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ENGL 205G American Literature I & ENGL 255G American Literature II: Citing Sources with MLA

This guide is for students in either American Literature course.

Learn why it's important to cite your information sources, review the basics of MLA citation style, and see suggested citation help resources. 

Check your professor's instructions first! If they've given specific instructions about the citation style you should use or how citations should be formatted for their assignments, always follow those instructions. 

Why and When to Cite

Through research, you will gather information that supports your ideas about your topic, which you find in sources created by others. A citation gives your reader the information needed to locate these works. Citing these sources is important because:

  • it shows your professor that you actually did research on your topic and gained new knowledge
  • anyone reading your work can check to see if they agree with your interpretation of the information
  • acknowledging other people's ideas is academically honest, helps you avoid plagiarism, and ensures you are using information ethically

If you don't credit the authors of your sources by citing them in your paper, you are committing plagiarism, which is not acceptable at Northampton Community College. Failure to identify specific sources is considered to be a theft of intellectual property and may result in a failing grade for the assignment, a failing grade for the course, or even expulsion from the college. Whether or not the plagiarism was intentional or you even realized you were plagiarizing when you did it may not matter.

You need to cite:

  • anytime you use someone else's ideas
  • when you summarize or paraphrase text from a source
  • when you directly quote information that you took from a source 
  • if the information is highly debatable

You don’t need to cite your own opinions and insight, and you don’t need to cite facts that are common knowledge (information repeated in multiple sources that is widely known or accepted as a fact by your audience).

If you are in doubt about whether or not you should cite the information you are using, it's best to cite.

Basics of MLA Citation

MLA Style is the citation style of the Modern Language Association. 

In MLA citation style, there are two aspects that work together: 

  • in-text citations (sometimes known as parenthetical citations) within the paper
  • a list of sources known as a Works Cited at the end of the paper

In-text citations identify the source of the information you include in your paper and lead your reader to the corresponding complete citation for that source in your Works Cited. The citation on your Works Cited gives your reader information they may need to find the source, and the information from it, in it's original form.

Each entry in the list of Works Cited is composed of facts common to most works—the MLA core elements. They are assembled in a specific order and followed by specific punctuation:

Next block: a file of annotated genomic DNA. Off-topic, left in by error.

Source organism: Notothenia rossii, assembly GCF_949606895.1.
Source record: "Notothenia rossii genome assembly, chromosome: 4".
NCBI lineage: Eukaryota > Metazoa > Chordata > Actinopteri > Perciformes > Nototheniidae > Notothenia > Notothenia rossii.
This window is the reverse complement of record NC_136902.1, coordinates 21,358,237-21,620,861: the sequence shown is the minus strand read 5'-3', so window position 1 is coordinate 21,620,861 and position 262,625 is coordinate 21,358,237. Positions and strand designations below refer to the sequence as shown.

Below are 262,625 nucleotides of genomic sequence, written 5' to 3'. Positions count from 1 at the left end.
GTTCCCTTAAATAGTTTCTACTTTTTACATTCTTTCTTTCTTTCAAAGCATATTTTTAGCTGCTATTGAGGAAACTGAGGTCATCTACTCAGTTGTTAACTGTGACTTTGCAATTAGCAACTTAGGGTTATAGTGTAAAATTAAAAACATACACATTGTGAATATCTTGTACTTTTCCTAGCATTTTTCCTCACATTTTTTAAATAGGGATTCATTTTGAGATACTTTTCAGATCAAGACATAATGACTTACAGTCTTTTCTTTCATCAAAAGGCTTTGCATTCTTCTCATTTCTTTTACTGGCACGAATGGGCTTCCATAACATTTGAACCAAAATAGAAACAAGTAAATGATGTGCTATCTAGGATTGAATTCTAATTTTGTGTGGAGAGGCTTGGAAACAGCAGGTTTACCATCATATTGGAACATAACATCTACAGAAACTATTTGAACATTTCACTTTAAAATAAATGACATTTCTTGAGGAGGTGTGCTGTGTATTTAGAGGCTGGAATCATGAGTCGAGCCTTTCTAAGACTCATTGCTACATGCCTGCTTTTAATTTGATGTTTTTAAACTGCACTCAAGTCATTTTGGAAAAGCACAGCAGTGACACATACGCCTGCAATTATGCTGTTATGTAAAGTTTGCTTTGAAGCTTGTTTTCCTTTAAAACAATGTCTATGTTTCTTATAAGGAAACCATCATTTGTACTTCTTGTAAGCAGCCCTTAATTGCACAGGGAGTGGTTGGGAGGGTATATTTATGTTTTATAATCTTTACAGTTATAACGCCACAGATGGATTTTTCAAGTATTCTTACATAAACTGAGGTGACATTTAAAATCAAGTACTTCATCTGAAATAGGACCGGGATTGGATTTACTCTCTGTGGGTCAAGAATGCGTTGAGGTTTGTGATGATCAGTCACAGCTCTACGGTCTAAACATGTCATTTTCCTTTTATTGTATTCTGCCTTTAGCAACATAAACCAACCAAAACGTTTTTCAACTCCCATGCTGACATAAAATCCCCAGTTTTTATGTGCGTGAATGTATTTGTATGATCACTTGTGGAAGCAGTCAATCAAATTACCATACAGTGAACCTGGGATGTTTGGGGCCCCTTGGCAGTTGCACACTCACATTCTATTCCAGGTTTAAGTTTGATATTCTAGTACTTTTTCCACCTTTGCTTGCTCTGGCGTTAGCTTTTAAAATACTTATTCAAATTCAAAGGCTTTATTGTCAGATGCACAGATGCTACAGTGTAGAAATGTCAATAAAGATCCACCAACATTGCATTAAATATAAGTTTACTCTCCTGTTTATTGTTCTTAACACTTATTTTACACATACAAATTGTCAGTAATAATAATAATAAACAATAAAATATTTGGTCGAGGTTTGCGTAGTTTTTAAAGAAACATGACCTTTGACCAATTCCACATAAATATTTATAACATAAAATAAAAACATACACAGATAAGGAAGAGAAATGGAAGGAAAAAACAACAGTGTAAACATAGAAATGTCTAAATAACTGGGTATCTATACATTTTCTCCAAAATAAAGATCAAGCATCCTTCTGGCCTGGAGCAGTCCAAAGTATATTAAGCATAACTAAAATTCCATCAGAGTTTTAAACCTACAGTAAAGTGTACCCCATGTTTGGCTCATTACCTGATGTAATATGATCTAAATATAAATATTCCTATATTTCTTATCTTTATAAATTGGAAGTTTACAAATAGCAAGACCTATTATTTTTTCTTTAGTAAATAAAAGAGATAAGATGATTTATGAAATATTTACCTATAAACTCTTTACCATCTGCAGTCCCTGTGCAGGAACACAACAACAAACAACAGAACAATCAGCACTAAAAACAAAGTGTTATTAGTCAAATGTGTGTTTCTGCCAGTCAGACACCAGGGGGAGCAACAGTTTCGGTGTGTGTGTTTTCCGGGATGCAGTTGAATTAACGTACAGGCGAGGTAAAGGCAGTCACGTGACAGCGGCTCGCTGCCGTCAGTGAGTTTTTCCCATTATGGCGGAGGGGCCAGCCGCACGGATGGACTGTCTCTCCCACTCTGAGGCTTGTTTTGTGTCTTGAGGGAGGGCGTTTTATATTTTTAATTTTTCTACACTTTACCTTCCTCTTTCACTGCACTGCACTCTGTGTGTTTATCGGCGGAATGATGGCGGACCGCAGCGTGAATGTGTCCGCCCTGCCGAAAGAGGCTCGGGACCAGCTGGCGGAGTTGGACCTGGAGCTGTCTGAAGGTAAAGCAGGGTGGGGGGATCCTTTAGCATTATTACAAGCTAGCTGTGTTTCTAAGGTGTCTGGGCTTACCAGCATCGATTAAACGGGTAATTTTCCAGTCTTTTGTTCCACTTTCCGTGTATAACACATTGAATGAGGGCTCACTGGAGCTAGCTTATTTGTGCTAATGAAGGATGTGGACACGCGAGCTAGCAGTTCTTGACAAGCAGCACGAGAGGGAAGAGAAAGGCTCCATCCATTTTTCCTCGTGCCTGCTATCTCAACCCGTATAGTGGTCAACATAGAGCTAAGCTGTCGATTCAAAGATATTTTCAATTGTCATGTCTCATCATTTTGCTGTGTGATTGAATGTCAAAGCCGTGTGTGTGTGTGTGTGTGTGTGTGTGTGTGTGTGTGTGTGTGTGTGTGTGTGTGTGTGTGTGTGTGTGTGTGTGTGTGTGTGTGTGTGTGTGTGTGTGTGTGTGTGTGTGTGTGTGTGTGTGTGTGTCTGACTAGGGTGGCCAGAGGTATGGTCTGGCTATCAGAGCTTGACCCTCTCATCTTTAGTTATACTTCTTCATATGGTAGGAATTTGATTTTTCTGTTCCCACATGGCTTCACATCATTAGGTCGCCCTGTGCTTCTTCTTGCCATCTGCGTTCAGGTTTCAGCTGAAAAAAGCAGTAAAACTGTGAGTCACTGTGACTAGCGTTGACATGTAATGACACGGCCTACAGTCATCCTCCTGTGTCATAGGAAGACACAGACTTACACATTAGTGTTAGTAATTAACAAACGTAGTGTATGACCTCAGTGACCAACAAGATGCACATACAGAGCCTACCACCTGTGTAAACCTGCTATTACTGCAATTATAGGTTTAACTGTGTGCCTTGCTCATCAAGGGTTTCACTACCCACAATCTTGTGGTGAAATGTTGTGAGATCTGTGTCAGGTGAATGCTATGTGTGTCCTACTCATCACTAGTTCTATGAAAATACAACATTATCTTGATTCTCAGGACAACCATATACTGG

1. Author.
  2. Title of source.
  3. Title of container,
  4. Contributor,
  5. Version,
  6. Number,
  7. Publisher,
  8. Publication date,
  9. Location.

Working with this template and the information indicated on your source, you should be able to create an accurate works cited entry for almost any source you use. 

MLA Works Cited List Checklist

Thinking you might be ready to submit your paper or project? Review your works cited using the following criteria to make sure it's complete:

     Work(s) Cited is capitalized correctly and centered at the top of the page.

     Entries appear in alphabetical order.

     Hanging indents are used consistently and appropriately.

     Names are capitalized and the capitalization of titles is consistently correct throughout.

     Formatting of titles (italics, quotation marks) is consistently correct throughout.

     Punctuation within each entry is consistently correct throughout.

     Spelling of all words, names, and titles is consistent throughout, and no inaccuracies are apparent.

     Entries are sufficiently complete to give a clear idea of the source and how to find it and do not appear to lack necessary information.

     Each entry includes the author (core element 1) and/or the title of the source (core element 2), and any additional containers include either a title or description of the work.

     The list of works cited contains only sources that are cited in the paper.

     No sources cited in the paper are absent from the list of works cited.

 Nora Carr, published by the Modern Language Association (STYLE.MLA.ORG).

MLA Citation Resources

Ready to cite your sources? The following are some of the best resources to use as you do so.

The NCC Libraries and Learning Center provide a quick guide that shows you how to cite common types of sources in-text and on your Works Cited, and how to format your paper. 

The MLA Style Center website has a variety of useful resources to help you with your MLA citations:

The OWL (Online Writing Lab) at Purdue University have almost as much expertise with MLA as the Modern Langauge Association itself and is another great resource for citation help and answers. Their annotated sample paper is great way to see what in-text citation, the works cited, and your paper itself should look like: 

Still not sure about your citations?

You can work with a librarian on quick citation questions, troublesome sources, or ask us to review your works cited for major errors. Connect through the Ask the Librarian chat, by emailing askthelibrarian@northampton.edu, by leaving a message at (610) 861-5359, or scheduling a Book a Librarian appointment. 

Want more intensive help or want to work side by side with someone as you create your citations from the start? Work with a learning center tutor. Start at the Learning Center's website to make an appointment.